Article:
New blow in quest for truth about death

A DAUGHTER has today spoken of her despair that the long awaited inquest into her father's death has been put off for months.

Naomi Cassidy

A DAUGHTER has today spoken of her despair that the long awaited inquest into her father's death has been put off for months.

Michelle Snelling said it could be another four months before she is likely to get any answers as to how and why her father, Ian Snelling, died while in police custody.

In The Evening Star yesterday, on the day of the inquest, she spoke about how the family was desperate to find out what really happened on the night of his death on September 1, 2006,

However the shocking news that the family's barrister suffered a stroke the night before, meant it was adjourned. A date for the next inquest is yet to be set but it is thought it could take months.

Miss Snelling, 21, who lives in Felixstowe, said: “I still wanted it to go ahead. I am gutted we have to wait.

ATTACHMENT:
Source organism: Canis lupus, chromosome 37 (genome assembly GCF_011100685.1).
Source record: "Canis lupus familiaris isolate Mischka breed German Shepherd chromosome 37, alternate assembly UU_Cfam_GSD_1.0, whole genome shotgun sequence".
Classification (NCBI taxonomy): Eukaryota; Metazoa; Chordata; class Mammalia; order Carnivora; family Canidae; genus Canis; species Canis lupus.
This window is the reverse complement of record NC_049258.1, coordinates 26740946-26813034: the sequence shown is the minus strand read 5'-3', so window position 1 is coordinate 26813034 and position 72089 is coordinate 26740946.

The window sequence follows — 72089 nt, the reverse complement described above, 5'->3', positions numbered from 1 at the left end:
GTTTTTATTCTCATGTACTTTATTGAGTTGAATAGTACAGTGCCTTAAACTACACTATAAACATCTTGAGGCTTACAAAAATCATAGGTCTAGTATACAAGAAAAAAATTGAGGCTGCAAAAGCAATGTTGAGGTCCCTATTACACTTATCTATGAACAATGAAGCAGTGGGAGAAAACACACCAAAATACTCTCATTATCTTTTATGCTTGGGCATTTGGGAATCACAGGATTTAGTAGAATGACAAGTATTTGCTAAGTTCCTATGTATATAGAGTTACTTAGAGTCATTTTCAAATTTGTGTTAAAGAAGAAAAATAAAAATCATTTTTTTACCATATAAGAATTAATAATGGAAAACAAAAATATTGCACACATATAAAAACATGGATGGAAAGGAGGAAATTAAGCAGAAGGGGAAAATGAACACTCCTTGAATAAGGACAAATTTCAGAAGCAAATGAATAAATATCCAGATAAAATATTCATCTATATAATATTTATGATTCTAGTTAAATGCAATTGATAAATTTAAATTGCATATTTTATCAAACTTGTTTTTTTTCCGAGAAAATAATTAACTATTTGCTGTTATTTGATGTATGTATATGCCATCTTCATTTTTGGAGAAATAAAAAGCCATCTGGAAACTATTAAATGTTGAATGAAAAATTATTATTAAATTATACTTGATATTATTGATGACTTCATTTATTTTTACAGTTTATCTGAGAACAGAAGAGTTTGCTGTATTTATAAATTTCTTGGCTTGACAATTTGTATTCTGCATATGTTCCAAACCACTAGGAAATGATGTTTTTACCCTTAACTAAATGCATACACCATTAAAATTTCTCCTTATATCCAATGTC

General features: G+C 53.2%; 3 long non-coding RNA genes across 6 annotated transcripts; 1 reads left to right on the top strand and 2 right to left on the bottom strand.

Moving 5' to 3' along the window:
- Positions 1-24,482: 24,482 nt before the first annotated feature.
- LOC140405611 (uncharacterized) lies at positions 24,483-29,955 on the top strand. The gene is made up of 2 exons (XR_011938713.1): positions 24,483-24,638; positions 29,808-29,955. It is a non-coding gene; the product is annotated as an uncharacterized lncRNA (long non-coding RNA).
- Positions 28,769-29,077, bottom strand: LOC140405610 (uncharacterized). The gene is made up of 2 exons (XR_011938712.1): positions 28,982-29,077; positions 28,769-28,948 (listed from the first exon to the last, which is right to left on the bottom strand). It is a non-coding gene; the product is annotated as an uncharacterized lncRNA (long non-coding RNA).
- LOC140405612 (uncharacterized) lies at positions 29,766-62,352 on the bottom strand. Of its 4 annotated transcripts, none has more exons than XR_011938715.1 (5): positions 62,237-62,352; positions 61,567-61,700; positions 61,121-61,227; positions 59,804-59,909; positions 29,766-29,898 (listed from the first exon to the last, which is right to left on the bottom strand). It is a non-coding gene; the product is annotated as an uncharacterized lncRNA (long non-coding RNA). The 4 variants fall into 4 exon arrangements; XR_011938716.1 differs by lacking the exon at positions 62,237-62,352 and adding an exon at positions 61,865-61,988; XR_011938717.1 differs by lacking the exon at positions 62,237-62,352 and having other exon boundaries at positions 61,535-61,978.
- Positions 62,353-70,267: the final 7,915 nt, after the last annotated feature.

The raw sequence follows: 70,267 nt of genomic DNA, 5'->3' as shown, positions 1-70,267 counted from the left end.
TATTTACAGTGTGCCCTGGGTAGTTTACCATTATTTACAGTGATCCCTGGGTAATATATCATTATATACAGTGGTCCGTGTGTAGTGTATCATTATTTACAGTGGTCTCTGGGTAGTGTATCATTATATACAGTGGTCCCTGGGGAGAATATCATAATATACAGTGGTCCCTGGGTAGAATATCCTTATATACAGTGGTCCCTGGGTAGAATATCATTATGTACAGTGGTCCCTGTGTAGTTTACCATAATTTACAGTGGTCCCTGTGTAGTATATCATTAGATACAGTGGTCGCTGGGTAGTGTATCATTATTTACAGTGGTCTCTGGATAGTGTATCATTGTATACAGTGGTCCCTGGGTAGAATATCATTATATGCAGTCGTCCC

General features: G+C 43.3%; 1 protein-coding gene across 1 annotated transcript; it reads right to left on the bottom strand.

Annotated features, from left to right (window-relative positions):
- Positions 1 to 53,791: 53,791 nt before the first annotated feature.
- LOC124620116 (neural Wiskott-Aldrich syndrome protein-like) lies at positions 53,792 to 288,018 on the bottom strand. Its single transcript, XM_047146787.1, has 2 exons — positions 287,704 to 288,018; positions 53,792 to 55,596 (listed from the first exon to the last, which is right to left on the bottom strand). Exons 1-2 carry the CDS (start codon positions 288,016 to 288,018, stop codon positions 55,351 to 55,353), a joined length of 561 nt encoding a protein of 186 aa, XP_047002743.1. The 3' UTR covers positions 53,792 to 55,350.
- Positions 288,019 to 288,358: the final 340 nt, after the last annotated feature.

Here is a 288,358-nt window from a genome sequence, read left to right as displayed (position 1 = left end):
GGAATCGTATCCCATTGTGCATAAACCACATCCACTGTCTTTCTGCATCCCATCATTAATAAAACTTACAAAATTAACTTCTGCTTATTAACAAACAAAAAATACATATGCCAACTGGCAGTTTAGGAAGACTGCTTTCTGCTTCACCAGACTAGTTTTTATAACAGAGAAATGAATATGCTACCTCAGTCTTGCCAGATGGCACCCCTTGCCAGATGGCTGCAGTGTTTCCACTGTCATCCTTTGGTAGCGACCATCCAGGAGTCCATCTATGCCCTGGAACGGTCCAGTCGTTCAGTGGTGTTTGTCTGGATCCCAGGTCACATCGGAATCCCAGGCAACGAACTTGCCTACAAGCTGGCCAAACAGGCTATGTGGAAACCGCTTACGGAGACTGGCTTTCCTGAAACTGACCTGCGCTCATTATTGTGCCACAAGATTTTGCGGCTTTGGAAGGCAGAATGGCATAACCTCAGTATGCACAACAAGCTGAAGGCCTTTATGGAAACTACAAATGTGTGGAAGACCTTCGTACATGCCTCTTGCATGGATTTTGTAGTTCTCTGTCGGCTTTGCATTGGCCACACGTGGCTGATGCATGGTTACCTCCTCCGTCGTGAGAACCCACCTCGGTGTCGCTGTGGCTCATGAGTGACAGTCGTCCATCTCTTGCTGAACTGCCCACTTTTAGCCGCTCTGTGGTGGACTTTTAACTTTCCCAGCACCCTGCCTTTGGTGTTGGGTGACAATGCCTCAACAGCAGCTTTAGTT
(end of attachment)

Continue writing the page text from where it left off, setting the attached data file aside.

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“It could be December before there is an inquest and that is really scary to think about that.

“It will just drag it out more and it's already hard enough with his anniversary coming up. I just want it to go ahead as soon as possible.”

Mr Snelling, 51, of Manwick Road, Felixstowe, collapsed and died in a cell at the town's police station. Two hours earlier he had been arrested at the VK1 off licence in Undercliff Road West on suspicion of theft.

The case was automatically handed to the Independent Police Complaints Commission (IPCC) but following an investigation, it was decided no prosecutions would be brought against the officers involved in the incident.

Legal debates lasted all morning at the inquest yesterday until it was eventually concluded that the hearing should be adjourned in fairness to all parties.

Coroner Dr Peter Dean, who called in the jury to explain the reason for the adjournment, said: “Unfortunately I was notified that one of the leading barristers in the case had had a stroke. Our thoughts are with her at this time.

“We had to really see whether we were in a position to actually go ahead with the inquest.

“It has become apparent that one side of interested persons felt that without a barrister here that was properly briefed, it would be impossible to go ahead.

“It is with some regret that we are unable to go ahead with the inquest.”

Once the inquest concludes, the full details of an IPCC report into the circumstances surrounding the death are due to be revealed.

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